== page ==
What do you call 10,000 lawyers at the bottom of the sea? A good start -- but what about people like Gerry Spence? Most famous for having been late activist Karen Silkwood's attorney, he's been a champion of the underdog for a long time. Not only that, but he's really, really good at his job, too: He's never lost a criminal case, and hasn't lost a jury trial since 1969. We say fish this one up off the ocean floor. Spence's current case, the trial of Sandy Jones, deals with a poor woman from rural Oregon accused of shooting a real estate developer. Spence is also a prolific author: His recently published book about Ms. Jones' case is called The Smoking Gun. He reads at noon at the Commonwealth Club, 595 Market (at Second Street), S.F. Admission is $6-12; call 597-6700 or visit

Saturday, September 27, 2003
Drawing on the dada movement's ideas about the tyranny of intelligibility, the curators of "Free Mattress" have nevertheless put together a pretty inviting show. David Larsen (aka LRSN) has been making the painstaking, quirky (bet he hates to be called that!) kinds of zines that have given zines a good name. At this exhibit, he's showing drawings and paintings, but it's safe to assume they won't be normal. Vancouverites Amy Lockhart and Marc Bell probably get called quirky by their weeklies back home for stunts like filling a vending machine with little encapsulated figurines, charging a dollar apiece, and calling the whole thing an art gallery. They're showing works on paper, too -- but see above. Will Yackulic, whose paintings and sculpture are on display, is a poet. A quirky poet. View it all beginning at 6 p.m. (the show continues through Oct. 19) at Pond, 324 14th St. (at Valencia), S.F. Admission is free; call 437-9151 or visit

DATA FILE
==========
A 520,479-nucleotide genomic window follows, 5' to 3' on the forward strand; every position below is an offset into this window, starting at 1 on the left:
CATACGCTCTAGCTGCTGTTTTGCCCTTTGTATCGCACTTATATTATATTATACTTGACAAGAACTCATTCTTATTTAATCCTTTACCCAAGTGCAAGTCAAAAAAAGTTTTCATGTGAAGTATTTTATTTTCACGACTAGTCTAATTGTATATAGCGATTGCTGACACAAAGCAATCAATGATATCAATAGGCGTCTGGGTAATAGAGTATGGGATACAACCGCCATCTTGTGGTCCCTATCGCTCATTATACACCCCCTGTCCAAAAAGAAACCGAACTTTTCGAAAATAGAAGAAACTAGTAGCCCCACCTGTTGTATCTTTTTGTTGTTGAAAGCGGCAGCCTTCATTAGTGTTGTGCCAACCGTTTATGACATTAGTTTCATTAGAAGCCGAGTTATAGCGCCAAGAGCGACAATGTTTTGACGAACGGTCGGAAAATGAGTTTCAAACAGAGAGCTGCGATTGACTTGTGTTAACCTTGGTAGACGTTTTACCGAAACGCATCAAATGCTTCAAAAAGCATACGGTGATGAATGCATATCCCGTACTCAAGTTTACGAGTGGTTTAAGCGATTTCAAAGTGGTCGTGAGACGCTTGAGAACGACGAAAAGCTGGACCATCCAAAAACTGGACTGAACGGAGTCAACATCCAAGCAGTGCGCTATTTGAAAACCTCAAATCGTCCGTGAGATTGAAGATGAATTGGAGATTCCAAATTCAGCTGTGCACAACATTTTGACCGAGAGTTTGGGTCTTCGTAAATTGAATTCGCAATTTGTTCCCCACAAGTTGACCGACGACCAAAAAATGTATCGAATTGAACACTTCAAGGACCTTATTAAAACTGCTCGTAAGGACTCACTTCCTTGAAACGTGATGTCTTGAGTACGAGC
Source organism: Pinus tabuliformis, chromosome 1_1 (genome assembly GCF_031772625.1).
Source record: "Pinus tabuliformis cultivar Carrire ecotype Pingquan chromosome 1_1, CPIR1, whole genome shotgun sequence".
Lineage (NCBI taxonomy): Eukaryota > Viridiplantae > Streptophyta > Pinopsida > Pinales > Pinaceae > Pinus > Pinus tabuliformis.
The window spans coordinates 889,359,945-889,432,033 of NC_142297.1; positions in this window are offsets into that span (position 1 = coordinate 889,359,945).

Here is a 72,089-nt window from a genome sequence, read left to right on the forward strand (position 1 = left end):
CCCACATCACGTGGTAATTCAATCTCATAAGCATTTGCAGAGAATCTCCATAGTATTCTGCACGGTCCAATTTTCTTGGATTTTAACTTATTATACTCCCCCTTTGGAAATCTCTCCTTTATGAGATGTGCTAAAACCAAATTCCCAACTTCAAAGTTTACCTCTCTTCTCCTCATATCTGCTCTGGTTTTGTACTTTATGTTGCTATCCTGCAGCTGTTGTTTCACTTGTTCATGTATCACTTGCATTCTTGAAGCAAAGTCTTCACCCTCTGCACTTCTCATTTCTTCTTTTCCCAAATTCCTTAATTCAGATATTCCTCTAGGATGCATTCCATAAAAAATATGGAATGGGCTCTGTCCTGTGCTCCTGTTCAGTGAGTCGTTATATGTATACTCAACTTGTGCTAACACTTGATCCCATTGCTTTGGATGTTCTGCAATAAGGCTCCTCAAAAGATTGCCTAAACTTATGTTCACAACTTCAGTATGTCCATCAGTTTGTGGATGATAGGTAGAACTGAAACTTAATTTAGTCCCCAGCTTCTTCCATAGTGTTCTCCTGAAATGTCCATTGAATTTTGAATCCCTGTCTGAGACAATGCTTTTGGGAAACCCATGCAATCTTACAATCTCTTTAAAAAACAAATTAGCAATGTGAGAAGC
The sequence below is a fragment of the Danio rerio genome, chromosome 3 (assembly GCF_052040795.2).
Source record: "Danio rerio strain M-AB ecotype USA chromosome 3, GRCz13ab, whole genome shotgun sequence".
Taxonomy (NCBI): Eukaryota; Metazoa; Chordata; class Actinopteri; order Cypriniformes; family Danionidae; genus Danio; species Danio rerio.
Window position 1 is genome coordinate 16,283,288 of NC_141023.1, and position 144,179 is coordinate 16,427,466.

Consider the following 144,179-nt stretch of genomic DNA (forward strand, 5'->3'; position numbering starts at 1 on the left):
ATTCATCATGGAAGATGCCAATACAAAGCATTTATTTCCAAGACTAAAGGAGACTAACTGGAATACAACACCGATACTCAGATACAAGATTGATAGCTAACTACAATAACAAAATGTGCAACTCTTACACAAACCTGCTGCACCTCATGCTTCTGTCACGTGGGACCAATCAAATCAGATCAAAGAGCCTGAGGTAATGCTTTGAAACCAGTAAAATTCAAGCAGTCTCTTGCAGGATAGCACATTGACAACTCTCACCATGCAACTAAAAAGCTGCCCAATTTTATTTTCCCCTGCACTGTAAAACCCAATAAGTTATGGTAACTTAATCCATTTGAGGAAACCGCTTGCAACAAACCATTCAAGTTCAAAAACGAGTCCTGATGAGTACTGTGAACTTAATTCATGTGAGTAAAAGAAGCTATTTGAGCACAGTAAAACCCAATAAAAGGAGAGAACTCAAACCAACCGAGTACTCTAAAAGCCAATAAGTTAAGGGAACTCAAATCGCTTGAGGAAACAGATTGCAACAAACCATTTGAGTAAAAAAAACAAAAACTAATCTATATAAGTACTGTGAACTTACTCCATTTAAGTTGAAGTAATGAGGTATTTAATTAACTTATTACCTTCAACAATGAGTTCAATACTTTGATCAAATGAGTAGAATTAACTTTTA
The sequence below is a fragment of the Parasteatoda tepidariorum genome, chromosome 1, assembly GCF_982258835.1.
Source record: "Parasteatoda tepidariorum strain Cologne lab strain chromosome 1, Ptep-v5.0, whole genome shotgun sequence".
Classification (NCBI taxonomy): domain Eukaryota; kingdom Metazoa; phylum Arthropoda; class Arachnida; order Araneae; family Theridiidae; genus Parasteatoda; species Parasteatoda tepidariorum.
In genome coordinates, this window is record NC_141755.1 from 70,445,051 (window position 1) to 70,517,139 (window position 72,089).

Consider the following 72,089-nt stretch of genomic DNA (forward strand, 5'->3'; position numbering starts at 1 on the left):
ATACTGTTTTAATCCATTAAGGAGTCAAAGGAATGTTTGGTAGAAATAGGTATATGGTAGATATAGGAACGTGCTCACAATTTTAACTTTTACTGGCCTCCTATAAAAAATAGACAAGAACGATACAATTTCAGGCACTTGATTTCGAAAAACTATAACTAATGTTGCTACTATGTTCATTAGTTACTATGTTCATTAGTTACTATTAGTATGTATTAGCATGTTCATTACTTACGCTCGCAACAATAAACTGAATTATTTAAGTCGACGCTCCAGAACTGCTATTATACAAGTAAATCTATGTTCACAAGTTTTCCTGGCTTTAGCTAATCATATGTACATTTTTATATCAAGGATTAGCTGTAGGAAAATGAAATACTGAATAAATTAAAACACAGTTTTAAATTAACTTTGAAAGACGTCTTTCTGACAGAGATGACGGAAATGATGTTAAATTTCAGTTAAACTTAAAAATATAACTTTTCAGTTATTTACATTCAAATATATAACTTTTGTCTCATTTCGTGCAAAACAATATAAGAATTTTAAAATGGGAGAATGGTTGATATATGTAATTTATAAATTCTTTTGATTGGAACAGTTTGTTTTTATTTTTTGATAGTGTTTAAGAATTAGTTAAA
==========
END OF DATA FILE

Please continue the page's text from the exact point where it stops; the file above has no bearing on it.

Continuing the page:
Sunday, September 28, 2003